As far as this season goes, we began a new Olympic cycle at the start of this year, which is super exciting. While the Women HC classification was not represented in Rio, we are all hopeful we will be able to be there in Tokyo. What has been even more exciting is having new women HC athletes coming into the sport from around the world. It's making every race super unpredictable, which makes it thrilling as an athlete. While the decision as to Tokyo 2020 is completely out of our control, I'm focusing on what I can control. I've just missed the podium at World Championships the last two years so I'm doing everything in my power to make sure that I know I did everything I could to be on that podium when September rolls around.
USAT: What advice do you have for first-timers competing at Paratriathlon Nationals?
MKC: Always remember that all of us were first-timers at some point! I was only 14 years old when I got into this sport, and the sport seemed overwhelming at the time. However, I looked up to all the athletes who were older than me and they are the reason I stayed in this sport. I think what sets paratriathlon apart from many of the other sports is that we love helping each other out, whether its questions about training, racing or equipment! I learned a lot of what I know today from other athletes and coaches I've met over the last seven years. We are a group that trains hard, races fast, but still likes to have fun along the way. In this sport, you learn something every day. Enjoy that part because not only are you growing as an athlete but you'll be growing as a person.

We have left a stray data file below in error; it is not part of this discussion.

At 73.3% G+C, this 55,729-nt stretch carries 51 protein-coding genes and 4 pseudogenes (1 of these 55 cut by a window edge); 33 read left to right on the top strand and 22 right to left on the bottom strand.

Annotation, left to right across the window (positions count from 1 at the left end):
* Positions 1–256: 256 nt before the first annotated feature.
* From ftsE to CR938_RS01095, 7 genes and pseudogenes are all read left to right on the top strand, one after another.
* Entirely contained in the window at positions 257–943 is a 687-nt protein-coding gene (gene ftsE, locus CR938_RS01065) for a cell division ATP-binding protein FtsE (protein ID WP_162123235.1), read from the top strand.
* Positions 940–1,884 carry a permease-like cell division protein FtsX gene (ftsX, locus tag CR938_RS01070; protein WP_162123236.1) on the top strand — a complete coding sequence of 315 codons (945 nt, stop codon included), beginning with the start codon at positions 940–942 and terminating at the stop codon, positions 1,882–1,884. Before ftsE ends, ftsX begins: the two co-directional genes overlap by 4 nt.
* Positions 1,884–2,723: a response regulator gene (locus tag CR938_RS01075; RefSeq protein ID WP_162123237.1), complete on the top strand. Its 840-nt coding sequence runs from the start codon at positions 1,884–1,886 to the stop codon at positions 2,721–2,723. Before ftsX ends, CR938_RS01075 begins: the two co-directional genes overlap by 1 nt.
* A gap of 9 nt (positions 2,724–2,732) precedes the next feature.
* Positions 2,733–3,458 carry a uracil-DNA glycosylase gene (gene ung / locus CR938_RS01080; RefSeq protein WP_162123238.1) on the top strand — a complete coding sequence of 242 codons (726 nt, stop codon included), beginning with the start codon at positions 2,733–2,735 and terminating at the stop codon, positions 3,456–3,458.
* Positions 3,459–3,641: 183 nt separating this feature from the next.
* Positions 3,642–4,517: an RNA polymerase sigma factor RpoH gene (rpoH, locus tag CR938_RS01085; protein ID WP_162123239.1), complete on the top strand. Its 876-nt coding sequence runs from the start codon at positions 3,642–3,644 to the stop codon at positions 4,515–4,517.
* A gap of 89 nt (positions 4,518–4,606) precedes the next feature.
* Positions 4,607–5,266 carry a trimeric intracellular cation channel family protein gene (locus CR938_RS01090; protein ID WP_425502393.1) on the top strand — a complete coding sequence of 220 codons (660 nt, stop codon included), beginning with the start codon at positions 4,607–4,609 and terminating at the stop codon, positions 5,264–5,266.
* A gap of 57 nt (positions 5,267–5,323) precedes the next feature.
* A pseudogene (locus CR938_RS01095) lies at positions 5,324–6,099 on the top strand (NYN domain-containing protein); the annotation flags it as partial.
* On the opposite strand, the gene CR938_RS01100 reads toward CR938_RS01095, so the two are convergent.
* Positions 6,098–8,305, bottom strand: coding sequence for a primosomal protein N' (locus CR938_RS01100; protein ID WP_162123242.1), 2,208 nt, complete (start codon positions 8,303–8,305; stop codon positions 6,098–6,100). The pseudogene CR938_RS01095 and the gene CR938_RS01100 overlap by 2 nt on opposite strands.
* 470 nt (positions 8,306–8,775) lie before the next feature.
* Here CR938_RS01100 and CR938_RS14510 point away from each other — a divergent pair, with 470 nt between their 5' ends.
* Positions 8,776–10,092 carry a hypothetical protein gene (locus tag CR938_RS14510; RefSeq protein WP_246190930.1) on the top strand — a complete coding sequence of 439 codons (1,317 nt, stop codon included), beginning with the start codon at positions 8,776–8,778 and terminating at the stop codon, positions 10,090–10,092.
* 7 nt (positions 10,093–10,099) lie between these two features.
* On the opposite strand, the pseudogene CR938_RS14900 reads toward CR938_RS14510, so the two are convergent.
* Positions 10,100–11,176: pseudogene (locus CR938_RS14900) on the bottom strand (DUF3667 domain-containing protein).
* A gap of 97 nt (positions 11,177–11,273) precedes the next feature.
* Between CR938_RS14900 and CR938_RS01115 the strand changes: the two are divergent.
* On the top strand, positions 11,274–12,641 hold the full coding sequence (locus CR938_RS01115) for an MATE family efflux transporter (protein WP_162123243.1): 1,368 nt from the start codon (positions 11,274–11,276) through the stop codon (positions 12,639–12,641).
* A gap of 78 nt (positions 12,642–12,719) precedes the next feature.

USAT: What does it mean to you to represent Team USA?
MKC: Walking out to the pontoon of a race start, wearing the stars of stripes is a feeling that will never get old. I think we can get caught up in the data, training and racing on the day-to-day basis. In the moments leading up to the start of a race, we are reminded that this is our time to represent something that is much larger than ourselves. I'm proud to represent the USA.
Omar Bermejo, PTS4, Casper, Wy.
USAT: Congrats on earning the national title in 2016! What did that mean to you?
Omar Bermejo: Winning the title of National Champion solidified my training efforts to get to the next step in my journey to become a summer Paralympian. Having competed in Sochi just two years before and deciding to switch to triathlon was a tough endeavor, but I knew I had the motivation and character to get it done.
USAT: How did you get your start in triathlon?
OB: I got my start in triathlon when I used to use it as cross-training for cross-country skiing. In the summer of 2015, after having competed in Sochi, I wanted to do something different. I started to compete, and little did I know, I was pretty good. With help of coaches and other institutions, triathlon has become my sport of choice and I love it.
USAT: What has your training looked like to prepare for this event?
OB: In order to prepare for this triathlon season, I have procured the help of new coaches and I have attended many specialized camps that have help me find better ways to train and be faster. I am looking forward to competing and showing what I can do.
Read the race preview here, and follow live coverage on Twitter @USATlive and usatriathlon.org.